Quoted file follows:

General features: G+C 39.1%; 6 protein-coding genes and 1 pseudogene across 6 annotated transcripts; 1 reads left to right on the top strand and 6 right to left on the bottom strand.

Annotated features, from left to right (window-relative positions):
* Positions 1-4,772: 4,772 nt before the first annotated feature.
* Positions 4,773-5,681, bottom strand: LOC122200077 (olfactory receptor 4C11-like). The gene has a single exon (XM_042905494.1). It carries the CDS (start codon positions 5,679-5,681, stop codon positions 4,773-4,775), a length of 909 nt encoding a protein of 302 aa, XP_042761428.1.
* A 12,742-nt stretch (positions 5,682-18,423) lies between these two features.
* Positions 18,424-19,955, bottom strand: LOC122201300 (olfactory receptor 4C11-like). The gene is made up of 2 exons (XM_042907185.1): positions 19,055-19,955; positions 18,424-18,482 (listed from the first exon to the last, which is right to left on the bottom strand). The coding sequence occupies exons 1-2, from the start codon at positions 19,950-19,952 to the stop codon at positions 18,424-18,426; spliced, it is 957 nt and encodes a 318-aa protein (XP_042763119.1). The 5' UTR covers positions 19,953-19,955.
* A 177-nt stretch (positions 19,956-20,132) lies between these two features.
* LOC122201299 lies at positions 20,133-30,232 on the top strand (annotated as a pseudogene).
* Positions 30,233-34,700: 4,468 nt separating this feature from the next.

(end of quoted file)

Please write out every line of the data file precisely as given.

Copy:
General features: G+C 39.1%; 6 protein-coding genes and 1 pseudogene across 6 annotated transcripts; 1 reads left to right on the top strand and 6 right to left on the bottom strand.

Annotated features, from left to right (window-relative positions):
* Positions 1-4,772: 4,772 nt before the first annotated feature.
* Positions 4,773-5,681, bottom strand: LOC122200077 (olfactory receptor 4C11-like). The gene has a single exon (XM_042905494.1). It carries the CDS (start codon positions 5,679-5,681, stop codon positions 4,773-4,775), a length of 909 nt encoding a protein of 302 aa, XP_042761428.1.
* A 12,742-nt stretch (positions 5,682-18,423) lies between these two features.
* Positions 18,424-19,955, bottom strand: LOC122201300 (olfactory receptor 4C11-like). The gene is made up of 2 exons (XM_042907185.1): positions 19,055-19,955; positions 18,424-18,482 (listed from the first exon to the last, which is right to left on the bottom strand). The coding sequence occupies exons 1-2, from the start codon at positions 19,950-19,952 to the stop codon at positions 18,424-18,426; spliced, it is 957 nt and encodes a 318-aa protein (XP_042763119.1). The 5' UTR covers positions 19,953-19,955.
* A 177-nt stretch (positions 19,956-20,132) lies between these two features.
* LOC122201299 lies at positions 20,133-30,232 on the top strand (annotated as a pseudogene).
* Positions 30,233-34,700: 4,468 nt separating this feature from the next.